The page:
Landscape business owners often feel like there is an “us versus them” mentality when it comes to employees. They feel like everyone is just in it for themselves.
Nikos Phelps, founder of Utopian Landscapes LLC based in Harrisburg, Pennsylvania, says that he sensed tension building in his company and took a step back to ask himself, “If I were an employee, would I want to work for this industry?” When the answer was “No,” he knew something had to change. They weren’t losing employees to other companies—they were losing them to other industries.
Trying to identify where things were going wrong, Phelps says he could hone in on one thing: Employees didn’t have much of a work/life balance. They were putting in 50- or 60-hour weeks and even though they said they wanted the work, there was noticeable animosity.
Work/Life Balance Strategy #1: Restructure Hours
Phelps realized the solution would be risky and would mean completely re-structuring the company’s work week. By moving to a “4-10 schedule,” that is, four 10-hour days each week, Phelps says the culture at his company has been transformed.
The goal is to have Fridays off, but Phelps says it doesn’t always work out that way. If there is a rain day, then that day may end up being the day off and the crews will work Fridays. But Phelps says he’s willing to give crews the option to work through the rain if they really want to have their Fridays off.
“We allow them to have flexibility with this schedule and to take ownership of it,” Phelps explains. “It’s no fun working in the rain, but if everyone agrees they’d really rather put in the hard work in the rain and be able to have Friday off, then they can do that. Sometimes the team collectively decides they’re going to have a four-day weekend by taking off Friday and Monday and working the remaining days. We like letting them make those decisions as often as possible.”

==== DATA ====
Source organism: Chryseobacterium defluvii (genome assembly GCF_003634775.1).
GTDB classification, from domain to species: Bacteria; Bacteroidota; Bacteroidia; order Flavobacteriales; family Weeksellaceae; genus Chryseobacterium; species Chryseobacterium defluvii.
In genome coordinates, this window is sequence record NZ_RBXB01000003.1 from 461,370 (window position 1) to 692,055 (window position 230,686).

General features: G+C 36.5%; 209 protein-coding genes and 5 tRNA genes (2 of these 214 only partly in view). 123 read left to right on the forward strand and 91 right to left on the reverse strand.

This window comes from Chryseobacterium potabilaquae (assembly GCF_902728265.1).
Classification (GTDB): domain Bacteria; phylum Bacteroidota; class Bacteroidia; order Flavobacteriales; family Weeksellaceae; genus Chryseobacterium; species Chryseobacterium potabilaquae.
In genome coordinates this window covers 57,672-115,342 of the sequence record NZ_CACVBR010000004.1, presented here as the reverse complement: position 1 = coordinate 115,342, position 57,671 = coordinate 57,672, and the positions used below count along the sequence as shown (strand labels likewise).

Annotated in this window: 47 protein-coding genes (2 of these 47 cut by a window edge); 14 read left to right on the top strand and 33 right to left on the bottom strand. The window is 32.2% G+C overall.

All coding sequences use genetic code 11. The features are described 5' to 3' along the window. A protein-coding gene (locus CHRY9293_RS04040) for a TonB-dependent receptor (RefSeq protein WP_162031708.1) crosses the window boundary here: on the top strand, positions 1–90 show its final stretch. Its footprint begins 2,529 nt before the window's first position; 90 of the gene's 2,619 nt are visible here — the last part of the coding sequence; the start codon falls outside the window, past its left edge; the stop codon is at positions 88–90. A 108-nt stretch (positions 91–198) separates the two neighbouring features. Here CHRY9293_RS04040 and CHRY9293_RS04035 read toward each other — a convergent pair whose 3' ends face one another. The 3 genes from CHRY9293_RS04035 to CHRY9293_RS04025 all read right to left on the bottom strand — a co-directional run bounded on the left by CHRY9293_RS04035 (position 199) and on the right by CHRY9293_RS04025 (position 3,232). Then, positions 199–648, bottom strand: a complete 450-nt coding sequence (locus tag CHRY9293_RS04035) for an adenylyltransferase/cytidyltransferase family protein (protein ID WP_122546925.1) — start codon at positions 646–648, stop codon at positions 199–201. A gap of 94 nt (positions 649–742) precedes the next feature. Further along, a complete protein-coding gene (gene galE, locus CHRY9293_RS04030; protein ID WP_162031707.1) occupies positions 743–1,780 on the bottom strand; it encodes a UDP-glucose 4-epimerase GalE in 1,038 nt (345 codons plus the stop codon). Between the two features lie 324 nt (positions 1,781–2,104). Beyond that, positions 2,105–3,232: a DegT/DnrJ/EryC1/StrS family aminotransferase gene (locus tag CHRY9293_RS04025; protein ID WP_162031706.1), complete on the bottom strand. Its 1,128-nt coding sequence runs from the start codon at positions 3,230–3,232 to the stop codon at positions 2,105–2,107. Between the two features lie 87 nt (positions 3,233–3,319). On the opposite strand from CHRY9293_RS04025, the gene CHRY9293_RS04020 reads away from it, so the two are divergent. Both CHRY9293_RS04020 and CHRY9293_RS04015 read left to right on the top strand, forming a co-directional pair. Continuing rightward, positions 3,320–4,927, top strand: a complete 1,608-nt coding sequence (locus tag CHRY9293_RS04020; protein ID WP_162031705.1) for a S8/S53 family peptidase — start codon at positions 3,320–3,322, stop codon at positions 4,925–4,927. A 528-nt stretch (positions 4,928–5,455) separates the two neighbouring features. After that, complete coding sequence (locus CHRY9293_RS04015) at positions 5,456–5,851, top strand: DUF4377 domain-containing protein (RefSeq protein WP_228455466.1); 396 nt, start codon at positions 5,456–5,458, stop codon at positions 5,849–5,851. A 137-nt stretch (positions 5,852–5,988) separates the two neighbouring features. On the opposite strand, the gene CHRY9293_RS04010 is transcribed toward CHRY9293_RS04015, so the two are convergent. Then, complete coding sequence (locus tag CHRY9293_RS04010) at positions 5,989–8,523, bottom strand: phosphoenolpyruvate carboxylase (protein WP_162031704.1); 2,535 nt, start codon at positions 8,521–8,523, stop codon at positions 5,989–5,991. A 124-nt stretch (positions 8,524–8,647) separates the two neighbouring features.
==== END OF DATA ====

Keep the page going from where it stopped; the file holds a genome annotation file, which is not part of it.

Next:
Phelps says everyone loves it, especially their families. Team members are able to avoid missing special family events and have a lot more flexibility in their schedules, which makes everything from doctor’s appointments, milestones and hobbies more “doable.”
“When you work sun up to sun down every weekday, you don’t have much time for anything else,” Phelps says. “We realized we needed to change that.”
Work/Life Balance Strategy #2: Add Paid Vacation & Pay Well
On top of that, Phelps has also created more work/life balance for his employees by providing paid vacation time—something that isn’t common in the landscape industry. But he says it has paid off for him by having happier, harder working employees.
Since switching to the 4-10 schedule, employees have become more adamant about adhering to 40 hours a week and not offering much overtime. Instead, he pays his employees better from the onset.
“Just because you’re paying time-and-a-half doesn’t mean that your team is working 50 percent harder,” Phelps says. “They actually end up working slower and less efficiently because they’re burned out. We have found that sticking to the 40-hour week and paying crews better from the start has led to an increase in their efficiency. They work harder and they’re a lot more invested in doing a good job.”
Work/Life Balance Strategy #3: Work Smarter Not Harder
Working “smarter not harder” has helped Utopian avoid losing jobs despite the change in schedule. Clients can see that they’re getting the job done well, even if they’re not working a traditional five-day week.
However, he recalls one project the company lost to another contractor, but when push came to shove, he was happy they did. “We drove by the job site on a holiday weekend and saw they had crews out there on Saturday and Sunday,” Phelps says. “We couldn’t have done that to our team.”
Today, Phelps’ is three years into to the 4-10 work schedule and he says it has transformed the company.
“Now if I ask myself, “Is this a place I would want to work?” the answer has changed to ‘Yes,’” he says. “Employees are the backbone of our industry and if we treat them well, we can start to change the stigma that surrounds landscaping. We don’t want a job to consume people. We want them to be happy and able to pursue their passions outside of work. I can’t speak for everyone, but it has really made a world of difference to the culture of our company.”